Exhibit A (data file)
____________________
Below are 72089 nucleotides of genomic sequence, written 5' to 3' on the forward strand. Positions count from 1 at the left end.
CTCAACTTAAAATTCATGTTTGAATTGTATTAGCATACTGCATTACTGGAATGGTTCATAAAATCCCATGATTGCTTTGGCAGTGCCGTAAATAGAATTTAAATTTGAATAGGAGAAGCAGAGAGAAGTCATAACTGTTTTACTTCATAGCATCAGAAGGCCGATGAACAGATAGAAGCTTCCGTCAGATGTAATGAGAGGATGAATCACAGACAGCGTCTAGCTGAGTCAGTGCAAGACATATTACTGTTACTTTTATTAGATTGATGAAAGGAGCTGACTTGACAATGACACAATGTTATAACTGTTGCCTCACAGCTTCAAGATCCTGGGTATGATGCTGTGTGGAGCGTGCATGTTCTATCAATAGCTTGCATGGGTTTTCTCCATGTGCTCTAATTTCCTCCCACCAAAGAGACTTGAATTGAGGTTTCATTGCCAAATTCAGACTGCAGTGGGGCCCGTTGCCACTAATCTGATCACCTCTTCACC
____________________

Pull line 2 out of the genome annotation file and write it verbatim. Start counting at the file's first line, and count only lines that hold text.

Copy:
CTCAACTTAAAATTCATGTTTGAATTGTATTAGCATACTGCATTACTGGAATGGTTCATAAAATCCCATGATTGCTTTGGCAGTGCCGTAAATAGAATTTAAATTTGAATAGGAGAAGCAGAGAGAAGTCATAACTGTTTTACTTCATAGCATCAGAAGGCCGATGAACAGATAGAAGCTTCCGTCAGATGTAATGAGAGGATGAATCACAGACAGCGTCTAGCTGAGTCAGTGCAAGACATATTACTGTTACTTTTATTAGATTGATGAAAGGAGCTGACTTGACAATGACACAATGTTATAACTGTTGCCTCACAGCTTCAAGATCCTGGGTATGATGCTGTGTGGAGCGTGCATGTTCTATCAATAGCTTGCATGGGTTTTCTCCATGTGCTCTAATTTCCTCCCACCAAAGAGACTTGAATTGAGGTTTCATTGCCAAATTCAGACTGCAGTGGGGCCCGTTGCCACTAATCTGATCACCTCTTCACC